Foreign languages – new horizons
Foreign languages give us the opportunity to discover exciting new worlds, and offer us a new perspective on our own world. For the worlds we experience are less the reality as it 'really' is than what we are told about them, and this applies to the natural, the social and the spiritual world, the world of ideas. What for the German is a Schloss, can be a castle, a palace or a manor house in Britain, and for the English mind, the dictionary gives us esprit or raison in French, and Geist or Verstand in German. But do these words really mean the same?
The desire to understand foreign cultures may have been the traditional reason to study foreign languages. Competitive schools tell us that speaking foreign tongues is part of being 'ein allseits gebildeter Mensch' in Germany, or a ‘gentleman’ in Britain. However, below the surface of such noble motives often lurk more selfish considerations: To get a top job where you can earn loads of money, the knowledge of foreign languages is as essential as parents with the right background and connexions. This is the message of private schools not only in Britain, but there in particular, and there it goes together with a hardly concealed discouragement at state schools to take up languages. Some states, like Luxembourg - and soon also Saarland, we hope - are pursuing more egalitarian goals: by making the whole population bilingual or multilingual, they create a polyglot society, which not only affords better job opportunities but also a familiarity with different cultural perspectives of the world we encounter.
How can such goals be approached? I plead for an awareness of the differences between languages. This means I am in conflict with the pervasive British model of teaching the target language without recourse to the learners' native language. For generations, Britain has been sending out English teachers to the wide world who often don’t speak the local lingo. Teaching English abroad or at home has become an important asset of the British economy: “With over 20,000 ESL teaching jobs available monthly, English as a Second Language teachers are in high demand globally.” (http://www.oxfordseminars.ca/teach-english-abroad/20000-esl-jobs.php) As we know from migrant classes in Germany, this model also has the advantage of being cost-effective, as learners speaking different native languages can be taught together. But it fails to make us aware of cultural differences and correspondences. We are taught which words collocate with mind, so that we can emulate the typical English language user. Yet, we fail to notice how different this concept is from the German Geist or the French esprit.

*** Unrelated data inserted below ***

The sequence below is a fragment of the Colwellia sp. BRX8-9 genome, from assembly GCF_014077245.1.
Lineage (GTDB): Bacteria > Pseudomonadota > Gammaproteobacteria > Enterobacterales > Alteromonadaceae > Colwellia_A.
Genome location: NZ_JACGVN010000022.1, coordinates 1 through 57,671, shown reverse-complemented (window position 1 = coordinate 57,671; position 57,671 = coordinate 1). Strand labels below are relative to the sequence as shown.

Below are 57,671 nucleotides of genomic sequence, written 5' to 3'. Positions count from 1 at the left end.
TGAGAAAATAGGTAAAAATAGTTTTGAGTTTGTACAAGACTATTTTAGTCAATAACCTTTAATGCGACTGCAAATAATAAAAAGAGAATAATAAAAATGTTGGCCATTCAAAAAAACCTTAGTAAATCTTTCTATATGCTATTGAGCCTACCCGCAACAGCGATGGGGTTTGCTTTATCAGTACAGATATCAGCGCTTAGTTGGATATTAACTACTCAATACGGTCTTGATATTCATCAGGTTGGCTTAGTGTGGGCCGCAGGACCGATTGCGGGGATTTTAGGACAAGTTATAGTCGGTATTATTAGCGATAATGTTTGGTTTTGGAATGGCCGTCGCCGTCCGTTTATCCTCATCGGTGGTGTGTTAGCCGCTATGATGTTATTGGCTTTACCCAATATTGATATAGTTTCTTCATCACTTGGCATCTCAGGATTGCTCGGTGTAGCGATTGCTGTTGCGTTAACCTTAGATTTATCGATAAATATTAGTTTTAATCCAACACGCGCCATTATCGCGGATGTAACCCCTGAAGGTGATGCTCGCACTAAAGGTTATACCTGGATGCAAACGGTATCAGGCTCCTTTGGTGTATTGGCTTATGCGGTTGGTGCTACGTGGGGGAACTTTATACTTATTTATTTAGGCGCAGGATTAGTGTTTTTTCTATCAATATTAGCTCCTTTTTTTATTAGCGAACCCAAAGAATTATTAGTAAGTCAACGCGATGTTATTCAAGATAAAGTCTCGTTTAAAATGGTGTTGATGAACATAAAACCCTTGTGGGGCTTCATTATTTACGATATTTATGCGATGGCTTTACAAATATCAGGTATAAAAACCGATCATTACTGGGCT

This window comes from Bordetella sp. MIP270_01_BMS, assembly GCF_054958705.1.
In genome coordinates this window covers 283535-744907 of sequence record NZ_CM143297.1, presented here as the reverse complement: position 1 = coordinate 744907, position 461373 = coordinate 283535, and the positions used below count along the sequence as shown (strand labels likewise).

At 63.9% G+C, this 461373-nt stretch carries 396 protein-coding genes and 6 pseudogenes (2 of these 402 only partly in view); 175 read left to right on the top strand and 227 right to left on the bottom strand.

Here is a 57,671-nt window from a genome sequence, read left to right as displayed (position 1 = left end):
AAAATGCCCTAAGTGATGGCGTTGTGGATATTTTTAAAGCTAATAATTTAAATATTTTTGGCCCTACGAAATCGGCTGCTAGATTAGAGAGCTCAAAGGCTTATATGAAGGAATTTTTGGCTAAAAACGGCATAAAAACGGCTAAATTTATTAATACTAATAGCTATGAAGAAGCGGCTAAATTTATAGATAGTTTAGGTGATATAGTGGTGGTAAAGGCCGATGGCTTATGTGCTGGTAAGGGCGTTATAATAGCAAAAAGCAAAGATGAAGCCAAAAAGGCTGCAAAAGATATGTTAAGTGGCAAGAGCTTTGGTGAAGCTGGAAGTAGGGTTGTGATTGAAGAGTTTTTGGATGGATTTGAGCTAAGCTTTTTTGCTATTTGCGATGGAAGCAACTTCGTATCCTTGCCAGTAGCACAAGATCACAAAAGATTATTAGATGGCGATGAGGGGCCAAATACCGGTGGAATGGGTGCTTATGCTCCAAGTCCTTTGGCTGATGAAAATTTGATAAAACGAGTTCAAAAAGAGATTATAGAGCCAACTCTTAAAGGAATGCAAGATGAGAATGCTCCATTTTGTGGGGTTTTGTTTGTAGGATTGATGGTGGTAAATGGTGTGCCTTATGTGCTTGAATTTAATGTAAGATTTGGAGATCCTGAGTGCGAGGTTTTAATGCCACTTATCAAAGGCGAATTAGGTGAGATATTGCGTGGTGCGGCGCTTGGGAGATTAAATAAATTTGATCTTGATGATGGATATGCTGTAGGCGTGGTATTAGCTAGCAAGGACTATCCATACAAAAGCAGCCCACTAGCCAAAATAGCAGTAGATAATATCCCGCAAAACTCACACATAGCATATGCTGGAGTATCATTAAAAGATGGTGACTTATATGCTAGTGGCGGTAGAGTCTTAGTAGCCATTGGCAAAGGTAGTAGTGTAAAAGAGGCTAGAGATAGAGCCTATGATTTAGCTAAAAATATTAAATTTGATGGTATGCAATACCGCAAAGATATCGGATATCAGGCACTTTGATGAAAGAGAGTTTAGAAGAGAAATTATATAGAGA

Of course, teaching foreign languages means, first of all, teaching rules – rules describing how the target language is used. Following these rules is important – it makes what we say acceptable. But it is also important to understand their limitations. For the ultimate goal of foreign language learning should be to get to the point where the speaker’s creativity takes over, where he or she begins to contribute something new to the host discourse. By offering us new perspectives, a foreign language gives us the opportunity to reflect on the role language in general has for understanding the world in which we find ourselves.
Since 2014, I am emeritus professor at the University of Birmingham. Having been the chair of corpus linguistics, I have now gradually moved towards discourse analysis.
As a linguist, I am interested in meaning more than in anything else. There are many other fields, for instance the study of the language system with its universal laws and arbitrary rules, the study of pragmatics, aimed at explaining how we understand each other beyond the confines of the language system, and the study of language variation and of language change. Meaning, however, is not a matter of the mechanics of a language system. Meaning is constructed through the symbolic interactions of the members of a discourse community. Only the analysis and comparison of discourses can shed light on meaning. Corpus linguistics provides a methodology helping us to find the textual evidence for the meaning of lexical items. The meaning of a lexical item, as I understand it, is co-extensive with the knowledge of the discursively constructed object for which this item stands. There is no point in distinguishing lexical meaning from encyclopaedic meaning. The aim of linguistics, as I see it, is to reconstruct the often implicit but sometimes explicit negotiations going on in discourse communities shaping meaning. For meaning is never fixed. Every new contribution to discourse adds something to what has been said before.
Here are some of my more relevant publications in recent years:
(2010) Meaning, Discourse and Society. Cambridge: Cambridge University Press.
(2012) Is pragmatics the answer to our quest for meaning?, in: Language and Dialogue 1, 1.
(2012) Democracy and web-based dialogue. In: Francois Cooren and Alain Létourneau (eds.): Dialogue and Representation. Amsterdam: Benjamins.
(2013): Was there a cat in the garden? Knowledge between discourse and the monadic self. In: Language and Dialogue Vol. 2, 2.
(2013) Die Wirklichkeit des Diskurses. In: Dietrich Busse and Wolfgang Teubert (eds.): Linguistische Diskursanalyse - Neue Perspektiven. Wiesbaden: VS Verlag.
(2014) Die Bedeutung von Sprachkritik für die Demokratie. In: Aptum 02, 98-114.